Dear colleagues

On 16 October (Thursday), 4:30-5:30 pm, Main Building 1010, Dr Marika Keblusek of Leiden University will give the following research seminar at the University of Lincoln, UK:

A Living Library for Learning:  The book collection of Michael Honywood as an intellectual centre in the Dutch Republic (1640-1660)

On Friday, 21 May 1660, Michael Honywood sat down at his desk in The Hague to write a jubilant letter to his friend William Sancroft, then living in Italy: "I could not but write, though it is a hard taske to sit still so long together, being all half mad with over-joy of a sudden happines befallen us, by the recalling of his Majesty by both the Houses of Parliament & the City of London."

After seventeen years of living in exile on the Continent, Honywood, like many other fellow royalists, could return home. With him he brought back many of the books that for a large part make up the holdings of Lincoln Cathedral Library.
Arriving in The Netherlands, in 1643, Honywood had been forced to leave his books behind, which were sequestered by the parliamentary troops. Living with­out them, however, proved impossible. As soon as he reached Utrecht, the town where he was to spent most of his exile, he started buying books again. Holland, with its lively printing industry turning out books in Dutch, Latin, French, Italian, Spanish and English, was a congenial environment for the bibliophile Honywood. He kept note of his purchases in the Dutch Republic in a small, unconspicuously looking notebook, which, however is a rare book historical treasure: it tells us precisely what Honywood bought, listing authors and titles, size and price of the books. It also records the many books that were borrowed from Honywood's exile collection, including by Henry Oldenburg, the future secretary of the Royal Society.  The manuscript is part of the collections of the Wren Library at Lincoln Cathedral.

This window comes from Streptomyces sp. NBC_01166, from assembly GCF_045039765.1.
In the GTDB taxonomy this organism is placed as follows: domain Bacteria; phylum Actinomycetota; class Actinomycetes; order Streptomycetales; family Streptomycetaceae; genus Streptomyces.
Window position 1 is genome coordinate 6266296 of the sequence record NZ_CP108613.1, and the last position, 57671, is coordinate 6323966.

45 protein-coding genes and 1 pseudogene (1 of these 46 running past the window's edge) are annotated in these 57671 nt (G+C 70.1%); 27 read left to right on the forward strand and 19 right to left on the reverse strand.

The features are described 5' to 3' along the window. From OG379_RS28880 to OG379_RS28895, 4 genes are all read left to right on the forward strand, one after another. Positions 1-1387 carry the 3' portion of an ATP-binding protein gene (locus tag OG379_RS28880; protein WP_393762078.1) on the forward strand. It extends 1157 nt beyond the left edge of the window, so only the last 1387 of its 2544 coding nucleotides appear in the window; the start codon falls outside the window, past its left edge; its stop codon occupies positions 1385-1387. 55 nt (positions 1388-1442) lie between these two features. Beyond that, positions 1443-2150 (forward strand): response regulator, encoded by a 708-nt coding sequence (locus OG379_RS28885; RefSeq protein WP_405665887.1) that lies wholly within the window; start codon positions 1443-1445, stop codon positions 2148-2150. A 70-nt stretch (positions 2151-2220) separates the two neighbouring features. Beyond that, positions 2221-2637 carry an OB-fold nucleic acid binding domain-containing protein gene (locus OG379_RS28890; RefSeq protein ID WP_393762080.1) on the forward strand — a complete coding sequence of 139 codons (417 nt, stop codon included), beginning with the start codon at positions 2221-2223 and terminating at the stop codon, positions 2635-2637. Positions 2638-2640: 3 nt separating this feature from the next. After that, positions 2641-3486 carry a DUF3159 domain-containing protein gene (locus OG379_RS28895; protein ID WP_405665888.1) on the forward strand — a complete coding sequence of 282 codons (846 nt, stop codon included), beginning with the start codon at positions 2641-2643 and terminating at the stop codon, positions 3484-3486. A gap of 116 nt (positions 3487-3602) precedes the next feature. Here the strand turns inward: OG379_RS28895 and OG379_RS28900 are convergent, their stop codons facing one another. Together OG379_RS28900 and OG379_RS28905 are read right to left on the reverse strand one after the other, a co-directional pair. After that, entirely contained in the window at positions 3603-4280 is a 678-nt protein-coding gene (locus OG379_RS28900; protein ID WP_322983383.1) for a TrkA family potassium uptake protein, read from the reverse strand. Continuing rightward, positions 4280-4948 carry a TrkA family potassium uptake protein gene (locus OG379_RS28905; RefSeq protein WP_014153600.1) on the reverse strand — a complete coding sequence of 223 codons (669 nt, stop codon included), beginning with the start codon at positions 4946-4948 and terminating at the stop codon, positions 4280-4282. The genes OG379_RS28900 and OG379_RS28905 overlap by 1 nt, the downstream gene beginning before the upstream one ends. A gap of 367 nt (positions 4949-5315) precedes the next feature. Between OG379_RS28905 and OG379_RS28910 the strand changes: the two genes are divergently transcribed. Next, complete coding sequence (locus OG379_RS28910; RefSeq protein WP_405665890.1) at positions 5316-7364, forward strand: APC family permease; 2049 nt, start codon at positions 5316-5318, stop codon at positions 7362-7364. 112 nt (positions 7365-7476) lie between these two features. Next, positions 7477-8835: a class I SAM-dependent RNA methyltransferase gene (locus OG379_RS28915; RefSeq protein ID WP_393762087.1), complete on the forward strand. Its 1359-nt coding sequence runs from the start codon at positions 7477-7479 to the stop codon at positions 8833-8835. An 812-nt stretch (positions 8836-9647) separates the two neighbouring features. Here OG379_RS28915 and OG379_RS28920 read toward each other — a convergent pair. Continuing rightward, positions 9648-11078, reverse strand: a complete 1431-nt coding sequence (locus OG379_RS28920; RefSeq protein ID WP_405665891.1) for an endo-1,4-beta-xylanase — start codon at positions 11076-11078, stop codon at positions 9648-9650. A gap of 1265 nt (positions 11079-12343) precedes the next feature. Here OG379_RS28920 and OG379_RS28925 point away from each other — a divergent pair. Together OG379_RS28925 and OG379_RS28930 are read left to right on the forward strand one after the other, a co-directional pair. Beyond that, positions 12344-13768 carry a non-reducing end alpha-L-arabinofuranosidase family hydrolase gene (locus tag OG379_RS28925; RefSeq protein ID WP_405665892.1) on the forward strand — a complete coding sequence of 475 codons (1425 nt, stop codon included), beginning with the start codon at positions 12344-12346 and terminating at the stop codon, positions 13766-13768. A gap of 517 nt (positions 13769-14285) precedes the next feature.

In this paper, I will discuss the way in which Honywood's extremely varied book collection functioned as an almost "public" library for learning, catering to an equally varied audience of English courtiers, scholars, students, merchants and clergymen. The notebook - purchase register, catalogue and lending register enrolled in one - will be examined not only as a rich book historical source, but as a document attesting to the practices of book collecting and intellectual exchange within the exiled British community on the Continent.

All invited.

Best wishes,

Anna Marie

Anna Marie Roos, Ph.D., F.L.S., F.S.A.
Senior Lecturer, History, University of Lincoln

University of Lincoln
Brayford Pool
United Kingdom

Associate Faculty, History, University of Oxford
Associate in Research, Museum for the History of Science, Oxford

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